In another example, a military assistant to a Pentagon employee gambled away part of a $40,000 grant issued to help coach an Iraqi sports team, the report found.
"In the early days, there was no record keeping. They were flushed with money and seized assets. People just didn't follow established procedures," said Charles Krohn, a former CPA official. "You were dealing with inexperienced people who didn't understand that there's always a day of reckoning."
Besides the more than two dozen criminal cases under investigation by the inspector general, about 35 other matters have been referred to other U.S. agencies for further investigation, said James Mitchell, an inspector general spokesman.
He did not know how many of the criminal cases involved U.S. citizens, or what actions the other agencies have taken in regard to the referrals.
So far, he said, none of the criminal investigations has resulted in a prosecution.
"It's only been a short time that we've been in business," Mitchell said.
The CPA inspector general's office began in January and has more than 100 employees continuing investigations.
Many of the report's findings concern the handling of Iraqi oil revenue, which was placed into a special account called the Development Fund for Iraq. All told, more than $20 billion passed through the account, which was not subject to the same stringent contracting and accounting rules as U.S. government money.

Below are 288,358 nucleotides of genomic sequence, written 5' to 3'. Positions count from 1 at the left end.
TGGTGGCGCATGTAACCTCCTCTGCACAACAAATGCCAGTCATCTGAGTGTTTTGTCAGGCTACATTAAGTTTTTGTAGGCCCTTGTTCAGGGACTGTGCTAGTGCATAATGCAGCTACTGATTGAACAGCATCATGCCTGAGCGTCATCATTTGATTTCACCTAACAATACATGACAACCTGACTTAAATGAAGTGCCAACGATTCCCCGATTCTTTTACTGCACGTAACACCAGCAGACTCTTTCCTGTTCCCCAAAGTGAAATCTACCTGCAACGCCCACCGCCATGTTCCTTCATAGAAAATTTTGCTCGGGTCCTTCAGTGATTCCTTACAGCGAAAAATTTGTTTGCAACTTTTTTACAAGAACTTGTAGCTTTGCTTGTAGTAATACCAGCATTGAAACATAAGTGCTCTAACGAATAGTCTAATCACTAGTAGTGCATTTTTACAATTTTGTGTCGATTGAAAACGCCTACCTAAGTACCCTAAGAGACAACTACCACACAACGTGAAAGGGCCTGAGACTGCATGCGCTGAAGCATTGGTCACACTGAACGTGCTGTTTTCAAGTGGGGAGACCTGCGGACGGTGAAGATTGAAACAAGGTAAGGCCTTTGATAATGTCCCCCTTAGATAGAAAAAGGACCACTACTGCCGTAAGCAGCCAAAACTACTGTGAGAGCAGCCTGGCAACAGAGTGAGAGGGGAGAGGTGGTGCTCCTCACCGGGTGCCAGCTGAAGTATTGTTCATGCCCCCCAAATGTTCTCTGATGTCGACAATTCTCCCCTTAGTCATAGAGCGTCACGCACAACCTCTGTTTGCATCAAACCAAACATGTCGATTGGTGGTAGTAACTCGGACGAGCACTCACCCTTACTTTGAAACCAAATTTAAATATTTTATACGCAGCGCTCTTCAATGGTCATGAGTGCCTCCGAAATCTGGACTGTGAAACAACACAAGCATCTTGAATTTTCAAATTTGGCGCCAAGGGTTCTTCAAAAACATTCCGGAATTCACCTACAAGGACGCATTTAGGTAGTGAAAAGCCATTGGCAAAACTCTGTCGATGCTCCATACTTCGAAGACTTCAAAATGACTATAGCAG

Several former CPA officials interviewed in the past have said the development fund was seen as a way to get quick approval for reconstruction projects without the hassle of burdensome contracting regulations.
Many of the former officials have also acknowledged that they frequently suspected or were told that officials used the money to pay bribes or buy favors for allies and family members.
"It's just like anybody who wanted something would get it [through the development fund] and then the money would go out," one former CPA official said. "Some people were working the system, trying to figure out how to get their hands on a lot of loose cash lying around."
CPA officials have vigorously defended their handling of the Iraqi money, saying that all actions were taken transparently. A recent United Nations audit largely backed up that assessment, with U.N. officials raising concerns that not all of the money that entered the fund could be adequately tracked.
Several of the CPA departments criticized by the report objected to the findings. In one case, inspectors questioned the location of $18.6 million worth of property owned by the CPA. Most of the material, including electric generators and cars, was later found.
Other CPA officials acknowledged the problems, but said that improvements were made as time passed.
"It is important to recognize that during the time frame this audit covered, [development fund] procedures were continuously being improved and modified," said U.S. Air Force Col. Don D. Davis, the CPA's former comptroller. "In fact, many of the findings identified in this report were already being addressed by this staff."
© 2004 Associated Press